A newly attached nozzle at the lowest point on the tank car's shell with a cold tap could remove the remaining contents.

A cold tap is similar to a hot tap except that a nozzle is bolted to the car (rather than welded) and the cutting tool is flooded with coolant while the tap is being performed. Many cold taps have been performed on flammable services that would otherwise be considered too hazardous to attempt.

Here, a cold tap would gain access through the tank wall. Contents then could be drained off in the liquid state. The nozzle would be attached by drilling and tapping blind bolt holes into the tank wall.

As officials discussed the possibilities, four options emerged:

  1. Attach the nozzle to the bottom of the tank and perform the cold tap. Drain the ethylene oxide off through the bottom nozzle to storage. The concern, however, was the tap might generate enough heat to ignite the ethylene oxide.
  2. Connect a line from one of the tank car's existing valves to a flare. Then, flare the entire tank contents as a vapor.
  3. Inject a polyol material that is heavier than ethylene oxide into the tank car through a product valve while removing the ethylene oxide as a liquid through the relief valve. The polyol material is not nearly as toxic, volatile, or flammable as the ethylene oxide. And, because it is heavier than ethylene oxide, the polyol would float the ethylene oxide up and out the relief valve. Some mixing of the polyol with ethylene oxide would occur.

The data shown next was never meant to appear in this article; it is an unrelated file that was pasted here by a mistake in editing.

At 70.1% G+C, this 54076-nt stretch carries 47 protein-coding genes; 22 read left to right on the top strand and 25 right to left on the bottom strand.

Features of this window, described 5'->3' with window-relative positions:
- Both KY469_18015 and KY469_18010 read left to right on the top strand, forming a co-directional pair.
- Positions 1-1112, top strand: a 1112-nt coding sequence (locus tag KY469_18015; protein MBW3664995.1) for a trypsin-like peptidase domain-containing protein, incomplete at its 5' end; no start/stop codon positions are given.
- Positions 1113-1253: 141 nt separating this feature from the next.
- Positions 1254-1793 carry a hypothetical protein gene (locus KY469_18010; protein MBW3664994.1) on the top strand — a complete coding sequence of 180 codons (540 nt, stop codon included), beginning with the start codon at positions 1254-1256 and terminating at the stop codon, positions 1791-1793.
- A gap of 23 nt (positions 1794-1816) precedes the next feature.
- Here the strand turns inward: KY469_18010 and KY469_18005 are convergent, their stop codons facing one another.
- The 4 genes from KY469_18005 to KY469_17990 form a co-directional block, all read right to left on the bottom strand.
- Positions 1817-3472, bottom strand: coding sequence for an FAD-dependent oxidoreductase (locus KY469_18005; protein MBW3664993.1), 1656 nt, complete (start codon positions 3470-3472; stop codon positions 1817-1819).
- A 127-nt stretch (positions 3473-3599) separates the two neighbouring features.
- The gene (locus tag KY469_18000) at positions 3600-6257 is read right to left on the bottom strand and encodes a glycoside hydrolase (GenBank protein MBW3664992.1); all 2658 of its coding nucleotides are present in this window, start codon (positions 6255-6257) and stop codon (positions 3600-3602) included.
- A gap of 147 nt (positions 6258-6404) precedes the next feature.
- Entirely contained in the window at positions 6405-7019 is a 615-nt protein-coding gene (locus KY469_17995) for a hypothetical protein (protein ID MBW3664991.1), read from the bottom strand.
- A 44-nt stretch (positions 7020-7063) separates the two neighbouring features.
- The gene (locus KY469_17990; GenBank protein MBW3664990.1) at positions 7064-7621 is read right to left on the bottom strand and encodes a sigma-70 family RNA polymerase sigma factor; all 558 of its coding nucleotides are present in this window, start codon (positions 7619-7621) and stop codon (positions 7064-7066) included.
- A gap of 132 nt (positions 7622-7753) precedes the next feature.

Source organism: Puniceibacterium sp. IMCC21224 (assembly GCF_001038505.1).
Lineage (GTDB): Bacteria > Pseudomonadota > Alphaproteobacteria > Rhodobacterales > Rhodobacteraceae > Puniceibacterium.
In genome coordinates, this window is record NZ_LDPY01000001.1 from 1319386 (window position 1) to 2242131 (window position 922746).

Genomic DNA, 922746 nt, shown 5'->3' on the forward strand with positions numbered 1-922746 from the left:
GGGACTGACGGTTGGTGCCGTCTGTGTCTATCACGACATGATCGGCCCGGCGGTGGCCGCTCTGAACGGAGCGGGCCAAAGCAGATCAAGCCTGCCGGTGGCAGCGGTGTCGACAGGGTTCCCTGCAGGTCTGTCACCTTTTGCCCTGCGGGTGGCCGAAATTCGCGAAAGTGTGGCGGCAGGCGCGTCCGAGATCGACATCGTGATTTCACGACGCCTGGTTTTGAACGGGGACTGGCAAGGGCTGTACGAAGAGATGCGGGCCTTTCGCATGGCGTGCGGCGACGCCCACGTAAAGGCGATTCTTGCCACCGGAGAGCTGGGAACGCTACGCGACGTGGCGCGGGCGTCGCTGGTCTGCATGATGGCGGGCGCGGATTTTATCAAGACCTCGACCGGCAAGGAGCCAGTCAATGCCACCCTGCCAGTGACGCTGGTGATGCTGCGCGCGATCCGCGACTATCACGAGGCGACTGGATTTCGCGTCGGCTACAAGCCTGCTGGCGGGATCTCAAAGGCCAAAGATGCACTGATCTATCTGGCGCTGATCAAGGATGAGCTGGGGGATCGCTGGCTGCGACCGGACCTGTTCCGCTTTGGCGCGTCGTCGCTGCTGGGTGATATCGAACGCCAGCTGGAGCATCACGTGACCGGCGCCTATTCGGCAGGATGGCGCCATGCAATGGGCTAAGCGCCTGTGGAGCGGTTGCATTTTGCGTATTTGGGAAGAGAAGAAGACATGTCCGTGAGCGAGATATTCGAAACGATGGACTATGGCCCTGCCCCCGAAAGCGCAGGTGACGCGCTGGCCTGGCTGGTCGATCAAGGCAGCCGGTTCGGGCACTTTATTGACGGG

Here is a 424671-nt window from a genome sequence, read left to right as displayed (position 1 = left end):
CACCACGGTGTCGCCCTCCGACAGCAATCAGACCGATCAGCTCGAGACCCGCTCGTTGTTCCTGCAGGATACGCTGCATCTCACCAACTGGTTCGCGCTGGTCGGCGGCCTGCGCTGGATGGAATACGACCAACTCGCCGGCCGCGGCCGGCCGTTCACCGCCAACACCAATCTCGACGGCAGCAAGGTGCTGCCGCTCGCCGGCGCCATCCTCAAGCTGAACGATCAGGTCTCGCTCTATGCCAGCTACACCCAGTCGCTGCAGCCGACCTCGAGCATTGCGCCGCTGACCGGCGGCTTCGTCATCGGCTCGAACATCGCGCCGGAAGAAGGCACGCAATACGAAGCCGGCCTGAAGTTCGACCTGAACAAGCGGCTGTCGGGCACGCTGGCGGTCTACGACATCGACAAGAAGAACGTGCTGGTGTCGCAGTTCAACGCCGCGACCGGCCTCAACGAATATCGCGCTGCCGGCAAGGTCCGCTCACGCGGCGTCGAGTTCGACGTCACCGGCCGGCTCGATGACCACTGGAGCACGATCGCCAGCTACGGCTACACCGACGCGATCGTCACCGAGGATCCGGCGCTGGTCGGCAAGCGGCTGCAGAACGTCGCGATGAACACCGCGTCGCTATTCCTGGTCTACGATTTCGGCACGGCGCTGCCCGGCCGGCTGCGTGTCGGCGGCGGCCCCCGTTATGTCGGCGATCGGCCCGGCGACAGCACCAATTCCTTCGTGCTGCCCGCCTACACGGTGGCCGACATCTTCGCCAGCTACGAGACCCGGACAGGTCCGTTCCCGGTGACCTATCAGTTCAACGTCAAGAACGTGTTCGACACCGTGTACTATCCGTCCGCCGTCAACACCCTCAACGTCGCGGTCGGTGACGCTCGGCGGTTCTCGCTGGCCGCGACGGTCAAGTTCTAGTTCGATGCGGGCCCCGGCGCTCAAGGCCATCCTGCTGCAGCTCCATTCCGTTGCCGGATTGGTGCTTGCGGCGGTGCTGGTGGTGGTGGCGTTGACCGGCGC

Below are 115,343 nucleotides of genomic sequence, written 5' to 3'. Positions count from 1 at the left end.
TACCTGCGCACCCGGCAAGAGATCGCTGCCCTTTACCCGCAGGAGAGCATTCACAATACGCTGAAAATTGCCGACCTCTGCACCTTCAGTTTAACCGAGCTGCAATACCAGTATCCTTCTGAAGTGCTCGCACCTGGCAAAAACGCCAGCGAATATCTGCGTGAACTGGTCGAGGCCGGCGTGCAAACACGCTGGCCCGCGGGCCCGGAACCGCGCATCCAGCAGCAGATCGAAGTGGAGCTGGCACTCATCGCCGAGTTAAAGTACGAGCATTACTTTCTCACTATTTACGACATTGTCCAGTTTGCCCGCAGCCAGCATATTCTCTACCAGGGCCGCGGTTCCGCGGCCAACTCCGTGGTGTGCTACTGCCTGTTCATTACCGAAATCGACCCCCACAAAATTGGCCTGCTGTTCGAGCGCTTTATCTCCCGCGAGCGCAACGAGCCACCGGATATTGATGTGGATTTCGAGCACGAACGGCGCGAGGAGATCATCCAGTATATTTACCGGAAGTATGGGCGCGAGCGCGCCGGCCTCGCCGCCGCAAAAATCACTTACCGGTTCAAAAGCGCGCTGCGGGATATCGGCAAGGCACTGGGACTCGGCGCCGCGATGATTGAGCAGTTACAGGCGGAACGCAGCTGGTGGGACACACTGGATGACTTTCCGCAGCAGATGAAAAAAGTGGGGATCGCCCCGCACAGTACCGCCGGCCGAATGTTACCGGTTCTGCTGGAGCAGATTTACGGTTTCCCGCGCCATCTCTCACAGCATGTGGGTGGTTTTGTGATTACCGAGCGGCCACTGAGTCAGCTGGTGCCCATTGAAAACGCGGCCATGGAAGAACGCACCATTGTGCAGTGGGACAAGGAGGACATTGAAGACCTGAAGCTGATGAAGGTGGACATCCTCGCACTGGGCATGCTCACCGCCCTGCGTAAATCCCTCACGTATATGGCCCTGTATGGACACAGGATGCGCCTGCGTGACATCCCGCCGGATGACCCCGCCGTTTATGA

4. Inject polyol material into the tank car until enough ethylene oxide is removed through the relief valve. When the ethylene oxide has been removed, excavate a workspace beneath the tank car, cold tap the bottom of the tank, and remove the contaminated polyol through the tapped nozzle.

Proposal No. 4, a combination of Nos. 1 and 3, was agreed upon as the safest and best way to remove the ethylene oxide and polyol from the tank car.

Detailed steps

It was decided that the ethylene oxide would be drawn off through the tank car's safety relief valve with the Perry relief-valve lift tool. The polyol would be pumped in through one of the tank car's eduction valves to raise the ethylene oxide up and out through the relief valve.

With the conceptual plan complete, the team focused its attention on details of manufacturing, sealant, and construction materials for the cold tap. Items addressed include the following:

  • The injected sealant material to seal the joint between the tapping nozzle and the tank shell would have to be chemically compatible with ethylene oxide.
  • The steel cuttings produced by the tapping cutter would have to be chemically compatible with ethylene oxide.
  • The best method (which valve to use) for extracting the ethylene oxide while pumping in the heavier polyol would be reviewed again.
  • The tank car's contents would be kept as cool as possible to minimize pressure increases inside.
  • Because ethylene oxide breaks down with elevated temperatures yielding oxygen, which is dangerous in the presence of flammable material, a demonstration of the cold tap would be performed on a section of 1/2-in. thick rolled carbon steel plate to measure the resulting temperature that would develop on the shell.
  • A Team Industrial Services technician would install the tapping nozzle and perform the cold tap. He would work alone in the excavation beneath the car wearing a protective chemical suit with supplied breathing air and a lifeline in the event of an emergency.

A second technician would stand by as a safety watch, and a third would tend the first technician's air bottles to provide uninterrupted breathing air.